Numbers Matter | The pandemic hits Europe and US — again. India should watch out
Starting midnight on Monday, Austria became the first country in the world to reimpose a full national lockdown to curb Covid-19 infections for the second time. In the past week, the seven-day average of daily infections in the country (a number that denotes a region’s case curve) has soared to 14,125 new cases a day, the highest ever there. In the past two weeks, this number has gone up by nearly 75%, according to data compiled by Our World in Data.
But it is when the case numbers are seen with the population of the country in mind, does the scope of the outbreak truly becomes clear – on average, the country of around nine million people has reported more than 1,500 cases a day in the past week for every million residents. For context as to how high that number is, even at the peak of the brutal second wave in India, the average new cases per million residents never went above 300. The third wave in the United States (US) peaked at an average of 750 new cases a day per million residents.
The full nationwide lockdown, an extreme measure by any definition, was clearly necessitated because Austria is clearly in the middle of one of the worst waves of outbreaks ever witnessed.
But it is not the only nation in the world currently seeing such a high volume of cases.
Austria’s neighbour, Germany, is also going through the worst phase of its outbreak ever. On average, Germany has reported 51,053 new cases of Covid-19 every day in the past week. This is an 81% increase in the past two weeks. While relative to the population, Germany (608 average new cases per million in the past week) fares better than Austria, the former is still experiencing a wave that is nearly twice the severity of the previous peak of the outbreak there (December end, when Germany saw 306 cases per million).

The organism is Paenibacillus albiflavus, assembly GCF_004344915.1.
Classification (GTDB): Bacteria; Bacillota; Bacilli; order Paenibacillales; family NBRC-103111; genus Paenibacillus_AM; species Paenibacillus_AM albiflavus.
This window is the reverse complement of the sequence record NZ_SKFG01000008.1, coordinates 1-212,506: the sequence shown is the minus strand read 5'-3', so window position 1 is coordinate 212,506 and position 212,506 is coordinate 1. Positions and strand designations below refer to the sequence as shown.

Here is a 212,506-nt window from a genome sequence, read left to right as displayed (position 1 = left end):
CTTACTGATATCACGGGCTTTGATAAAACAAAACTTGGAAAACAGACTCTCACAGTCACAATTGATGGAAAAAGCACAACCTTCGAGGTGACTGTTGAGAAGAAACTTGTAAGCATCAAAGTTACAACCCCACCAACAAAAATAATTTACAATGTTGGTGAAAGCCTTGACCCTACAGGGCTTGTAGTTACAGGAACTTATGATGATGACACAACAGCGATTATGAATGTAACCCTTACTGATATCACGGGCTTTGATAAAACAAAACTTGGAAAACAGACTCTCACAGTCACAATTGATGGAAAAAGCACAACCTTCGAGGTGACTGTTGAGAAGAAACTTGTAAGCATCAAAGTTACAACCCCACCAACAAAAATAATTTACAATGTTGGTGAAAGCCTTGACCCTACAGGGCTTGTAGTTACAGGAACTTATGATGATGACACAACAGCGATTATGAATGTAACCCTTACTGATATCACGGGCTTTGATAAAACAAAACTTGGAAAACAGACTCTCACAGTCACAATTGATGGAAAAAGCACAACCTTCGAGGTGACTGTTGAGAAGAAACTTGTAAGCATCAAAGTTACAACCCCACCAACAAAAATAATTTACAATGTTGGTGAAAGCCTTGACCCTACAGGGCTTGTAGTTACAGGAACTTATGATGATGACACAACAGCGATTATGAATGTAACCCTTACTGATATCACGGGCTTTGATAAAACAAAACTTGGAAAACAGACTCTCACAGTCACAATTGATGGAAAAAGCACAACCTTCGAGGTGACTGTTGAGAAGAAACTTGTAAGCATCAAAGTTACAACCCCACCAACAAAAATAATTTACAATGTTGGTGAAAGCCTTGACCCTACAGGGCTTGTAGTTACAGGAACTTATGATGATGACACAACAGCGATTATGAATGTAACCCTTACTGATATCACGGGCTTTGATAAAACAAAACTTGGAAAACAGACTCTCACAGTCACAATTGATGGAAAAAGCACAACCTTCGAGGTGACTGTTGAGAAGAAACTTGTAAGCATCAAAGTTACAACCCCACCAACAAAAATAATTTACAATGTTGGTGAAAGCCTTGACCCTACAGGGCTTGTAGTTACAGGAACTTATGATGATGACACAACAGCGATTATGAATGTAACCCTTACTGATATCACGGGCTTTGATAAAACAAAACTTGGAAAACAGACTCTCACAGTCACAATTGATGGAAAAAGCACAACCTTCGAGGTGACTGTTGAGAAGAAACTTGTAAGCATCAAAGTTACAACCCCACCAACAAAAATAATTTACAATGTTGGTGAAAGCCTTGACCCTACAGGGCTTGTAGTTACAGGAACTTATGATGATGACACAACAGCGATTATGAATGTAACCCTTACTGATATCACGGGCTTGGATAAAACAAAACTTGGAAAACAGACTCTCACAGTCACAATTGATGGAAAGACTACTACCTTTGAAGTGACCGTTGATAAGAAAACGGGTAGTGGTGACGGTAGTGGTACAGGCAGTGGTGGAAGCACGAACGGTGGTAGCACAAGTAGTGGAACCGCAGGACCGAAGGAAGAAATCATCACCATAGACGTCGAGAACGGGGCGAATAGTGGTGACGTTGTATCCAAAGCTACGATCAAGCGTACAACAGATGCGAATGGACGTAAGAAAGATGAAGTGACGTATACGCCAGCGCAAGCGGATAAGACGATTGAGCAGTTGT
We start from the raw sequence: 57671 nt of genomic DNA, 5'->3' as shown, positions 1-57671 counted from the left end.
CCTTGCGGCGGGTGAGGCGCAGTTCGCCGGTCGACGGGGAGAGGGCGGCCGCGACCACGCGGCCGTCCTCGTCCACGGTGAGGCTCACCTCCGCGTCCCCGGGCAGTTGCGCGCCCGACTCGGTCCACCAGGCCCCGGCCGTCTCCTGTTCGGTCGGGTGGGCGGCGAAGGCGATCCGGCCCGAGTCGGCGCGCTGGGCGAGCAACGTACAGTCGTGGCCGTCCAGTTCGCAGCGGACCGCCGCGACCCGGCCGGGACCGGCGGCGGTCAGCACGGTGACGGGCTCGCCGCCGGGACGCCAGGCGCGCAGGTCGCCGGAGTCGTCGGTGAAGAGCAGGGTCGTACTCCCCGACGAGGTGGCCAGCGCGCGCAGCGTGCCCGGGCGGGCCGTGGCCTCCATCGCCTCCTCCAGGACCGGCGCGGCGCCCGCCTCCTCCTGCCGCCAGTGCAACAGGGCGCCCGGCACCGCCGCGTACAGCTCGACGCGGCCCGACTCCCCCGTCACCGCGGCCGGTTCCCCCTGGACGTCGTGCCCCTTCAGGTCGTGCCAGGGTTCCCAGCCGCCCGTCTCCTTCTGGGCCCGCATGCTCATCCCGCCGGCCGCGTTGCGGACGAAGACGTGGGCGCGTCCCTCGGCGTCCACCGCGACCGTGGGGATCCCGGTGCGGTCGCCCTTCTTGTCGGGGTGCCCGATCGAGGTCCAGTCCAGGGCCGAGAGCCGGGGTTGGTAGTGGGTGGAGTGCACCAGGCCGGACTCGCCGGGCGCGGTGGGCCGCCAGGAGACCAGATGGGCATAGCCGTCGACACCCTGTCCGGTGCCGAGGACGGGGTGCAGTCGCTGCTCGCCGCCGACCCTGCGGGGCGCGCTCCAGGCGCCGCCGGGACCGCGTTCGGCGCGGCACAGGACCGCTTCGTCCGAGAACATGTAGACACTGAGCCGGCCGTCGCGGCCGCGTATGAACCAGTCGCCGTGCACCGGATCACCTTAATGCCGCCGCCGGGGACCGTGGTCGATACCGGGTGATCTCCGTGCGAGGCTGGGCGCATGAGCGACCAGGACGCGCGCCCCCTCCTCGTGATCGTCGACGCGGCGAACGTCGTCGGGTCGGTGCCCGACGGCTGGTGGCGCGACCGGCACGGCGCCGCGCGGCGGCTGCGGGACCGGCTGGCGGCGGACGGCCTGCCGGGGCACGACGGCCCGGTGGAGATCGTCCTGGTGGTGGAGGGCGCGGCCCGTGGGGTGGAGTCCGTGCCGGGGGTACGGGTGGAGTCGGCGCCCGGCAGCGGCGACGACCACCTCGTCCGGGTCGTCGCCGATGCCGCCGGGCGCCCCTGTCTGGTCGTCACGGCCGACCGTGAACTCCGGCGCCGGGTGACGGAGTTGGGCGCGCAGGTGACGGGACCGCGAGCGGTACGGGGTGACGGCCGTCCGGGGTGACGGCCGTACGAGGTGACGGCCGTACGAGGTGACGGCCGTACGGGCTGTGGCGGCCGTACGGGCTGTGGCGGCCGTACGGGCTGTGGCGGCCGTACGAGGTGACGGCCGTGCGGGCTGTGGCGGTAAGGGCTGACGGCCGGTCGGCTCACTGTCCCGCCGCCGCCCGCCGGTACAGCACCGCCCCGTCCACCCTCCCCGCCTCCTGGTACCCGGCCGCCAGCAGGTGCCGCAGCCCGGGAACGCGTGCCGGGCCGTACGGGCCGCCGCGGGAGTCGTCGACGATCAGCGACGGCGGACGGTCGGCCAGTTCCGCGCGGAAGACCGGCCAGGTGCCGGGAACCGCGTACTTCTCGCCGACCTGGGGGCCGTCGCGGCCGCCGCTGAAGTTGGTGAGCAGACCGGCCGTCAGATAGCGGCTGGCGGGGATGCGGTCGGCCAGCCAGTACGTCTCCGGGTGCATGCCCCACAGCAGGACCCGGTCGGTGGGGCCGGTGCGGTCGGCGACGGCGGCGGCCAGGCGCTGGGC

Several other European nations are also going through the worst phase of their outbreaks. These include the Netherlands (average of 21,615 new cases a day in the past week), Czechia (17,427 new cases a day), Belgium (15,869) and Slovakia (10,110) to name a few.
All these numbers become particularly stark when seen relative to their populations. Slovakia, for instance, with 1,851 new cases a day per million in the past week, is the world’s largest current hotspot for Covid-19. It is followed by Czechia (1,625 new cases a day per million), Belgium (1,364) and the Netherlands (1,258 average daily cases per million).
The rising outbreak, however, is not only limited to these countries. A majority of European nations are seeing a strong resurgence trend right now. This includes nations such as the United Kingdom, France, Russia, Poland, Italy, Greece, among many more.